Posted at 10:41am on Tuesday, August 24th, 2004 by Andy
Thanks to Stef for pointing out that almost all of the mp3 links were broken. Ahem. Always test your code – apparently my file upload code didn’t like files that big, but wasn’t polite enough to let me know about it… Hey ho. Anyway, I’ve stopped now, so here’s a reprise, with working links…
Posted at 1:47pm on Monday, August 23rd, 2004 by Andy
But I think it’s time to finish the ODDM feature for the moment… One more for luck, however…. Souvlaki Spacestation from the sublime Slowdive album, Souvlaki…
Posted at 12:13pm on Saturday, August 21st, 2004 by Andy
Admittedly posting up fantastic deleted dance music is like shooting fish in barrel. Still, things like Faze Action’s In The Trees should be resurrected…
Posted at 8:53am on Friday, August 20th, 2004 by Andy
Surely I don’t need to say much about Julian Cope..? Jehovahkill was essentially the follow up to Peggy Suicide, and between them those two albums really define Cope in the 90s – right at the end of his major label career. Sublime pop, bombastic space rock and Cope at his Archdrude best. To be honest this is an album that needs to be listened to as an album, so any track I post may not click in the way it should…. Nevertheless – Fear Loves This Place was the single, and is a perfect introduction. Seek out this album on ebay – it’s well the £10/£15 you’ll pay for a copy….
Posted at 11:06am on Thursday, August 19th, 2004 by Andy
A line from CSN’s “Almost Cut My Hair”, yes, but also a call to arms from the beautifully freaky Tranquility Bass… Best known for the singles that aren’t on the album, “Cantamilla” and “They Come In Peace” this is dubbed up chilled out dance music at its… well… freakiest. Ladies and gentlemen, let your freak flag fly…
Posted at 8:29am on Wednesday, August 18th, 2004 by Andy
Under the guise of the Roots Radics and the Soul Syndicate their tougher, sparser, darker and often scarier rhythms were credited with the creation of the dancehall style that swept Jamaica in the early 80s. Later they reappeared as The Arabs with Prince Far I, before coming to the UK and working with Adrian Sherwood as Dub Syndicate. It’s amazing what dross in your record collection is still available, and it’s truly amazing what isn’t… If you like this you should seriously try out murder tone as a compilation of their work at On-U, or Time Boom X De Devil Dead – one of Lee Perry’s finest hours, backed by the Dub Syndicate. Lack of Education.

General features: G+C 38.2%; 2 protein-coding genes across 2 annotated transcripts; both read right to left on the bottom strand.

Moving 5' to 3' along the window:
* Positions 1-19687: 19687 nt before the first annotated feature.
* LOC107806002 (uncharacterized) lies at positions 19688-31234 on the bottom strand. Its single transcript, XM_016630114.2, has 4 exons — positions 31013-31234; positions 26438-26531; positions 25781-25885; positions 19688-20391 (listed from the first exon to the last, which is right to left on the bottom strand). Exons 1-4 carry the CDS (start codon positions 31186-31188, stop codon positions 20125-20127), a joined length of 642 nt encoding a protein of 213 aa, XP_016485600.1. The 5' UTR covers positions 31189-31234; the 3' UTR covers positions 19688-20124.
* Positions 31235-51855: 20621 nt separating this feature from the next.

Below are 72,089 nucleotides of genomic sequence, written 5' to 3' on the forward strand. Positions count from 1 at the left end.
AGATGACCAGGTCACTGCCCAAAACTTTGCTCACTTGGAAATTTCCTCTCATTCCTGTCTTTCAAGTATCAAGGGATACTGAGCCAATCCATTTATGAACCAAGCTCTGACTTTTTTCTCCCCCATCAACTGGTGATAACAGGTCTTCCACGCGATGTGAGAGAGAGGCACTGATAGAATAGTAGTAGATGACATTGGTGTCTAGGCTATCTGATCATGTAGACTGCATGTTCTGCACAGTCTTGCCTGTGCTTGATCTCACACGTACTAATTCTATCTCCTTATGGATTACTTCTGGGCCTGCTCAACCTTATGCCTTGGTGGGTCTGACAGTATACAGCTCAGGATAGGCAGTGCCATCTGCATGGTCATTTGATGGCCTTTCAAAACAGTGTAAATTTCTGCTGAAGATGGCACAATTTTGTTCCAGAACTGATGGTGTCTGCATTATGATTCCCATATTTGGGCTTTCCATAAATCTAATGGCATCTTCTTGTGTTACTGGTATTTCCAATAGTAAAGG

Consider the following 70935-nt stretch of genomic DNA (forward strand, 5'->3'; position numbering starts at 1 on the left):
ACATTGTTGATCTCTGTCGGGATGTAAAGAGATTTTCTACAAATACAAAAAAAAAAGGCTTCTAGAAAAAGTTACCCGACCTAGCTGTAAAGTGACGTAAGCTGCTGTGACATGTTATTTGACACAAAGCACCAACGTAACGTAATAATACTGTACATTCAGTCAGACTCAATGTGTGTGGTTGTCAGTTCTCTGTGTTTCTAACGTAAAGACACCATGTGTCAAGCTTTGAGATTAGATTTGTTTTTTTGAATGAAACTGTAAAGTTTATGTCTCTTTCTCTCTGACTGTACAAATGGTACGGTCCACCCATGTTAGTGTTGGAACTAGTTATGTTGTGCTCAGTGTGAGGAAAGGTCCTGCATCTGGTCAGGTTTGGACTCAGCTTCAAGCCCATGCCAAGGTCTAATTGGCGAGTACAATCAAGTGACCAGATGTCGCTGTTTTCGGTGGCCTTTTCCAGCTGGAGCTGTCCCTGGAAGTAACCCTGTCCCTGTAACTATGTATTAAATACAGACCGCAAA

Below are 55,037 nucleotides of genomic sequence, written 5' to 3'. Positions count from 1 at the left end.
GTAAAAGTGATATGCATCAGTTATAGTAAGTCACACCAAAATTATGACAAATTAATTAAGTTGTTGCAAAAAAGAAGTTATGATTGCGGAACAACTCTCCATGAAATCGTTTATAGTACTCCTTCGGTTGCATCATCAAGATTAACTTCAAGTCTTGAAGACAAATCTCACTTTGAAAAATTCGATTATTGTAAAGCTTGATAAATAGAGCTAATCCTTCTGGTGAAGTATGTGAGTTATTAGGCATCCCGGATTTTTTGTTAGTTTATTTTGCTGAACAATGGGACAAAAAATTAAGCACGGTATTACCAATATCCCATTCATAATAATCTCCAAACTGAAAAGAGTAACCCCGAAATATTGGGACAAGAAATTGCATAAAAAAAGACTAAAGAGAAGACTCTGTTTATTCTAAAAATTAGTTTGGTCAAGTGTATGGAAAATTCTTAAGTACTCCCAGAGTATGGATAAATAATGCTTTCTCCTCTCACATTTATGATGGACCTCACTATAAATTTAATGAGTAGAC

Posted at 2:40pm on Tuesday, August 17th, 2004 by Andy
You either love them or hate them. Me, I love ‘em. In my opinion there’s nothing like the absolute balls-to-the-wall energy and simplicity of Hawkwind at their best. Of their many varied albums perhaps their best (or at least my favourite) is deleted, unlikely ever to reappear on CD due to contractual difficulties between the band and the owner of the master tapes. So… From Quark Strangeness and Charm… Everybody sing:
Flying through the burning hoop of doom
in my eight wheeled anti-radiation tomb
Thank you Dr. Strangelove for going doolally
and leaving us the heritage of damnation alley
Posted at 12:27pm on Monday, August 16th, 2004 by Andy
There was also a fine line in psychedelia. Like the Moonflowers. Go on. Smile in the face of evil and dance.
Posted at 1:02pm on Sunday, August 15th, 2004 by Andy
In my incarnation as student journalist (short lived and highly unsuccessful, but there you go) I was lucky enough to interview Dodgy. At the time they’d just been publicising themselves by playing at Speaker’s Corner, as well as doing a national tour of people’s houses… In the process of the interview one of their comments was that their target wasn’t Indie success, but success like Simply Red (Stars was the largest selling album of that year)… They didn’t quite get there, but the combination of jangly guitars and 3 way harmonies changed the pop of the 90s for a few years. Lots of their stuff is still available, but the first album (and arguably the best) is long gone – Grand Old English Oak Tree is a classic example….
Posted at 6:54pm on Saturday, August 14th, 2004 by Andy
Anyone remember the Radical Dance Faction? No. Thought not. The lead singer (or speaker, to be more accurate) was a huge man with 6 foot long white dreads, so if you’d seen them you’d remember. RDF were part of the festie/squat scene of the early 90s that bred the likes of Chumbawumba (before they got shit), Back to the Planet, Poisoned Electric Head and Porcupine Tree. They rocked. Skanking reggae, social lyrics and a damn good beat. Tension Town… Remember the 90s right.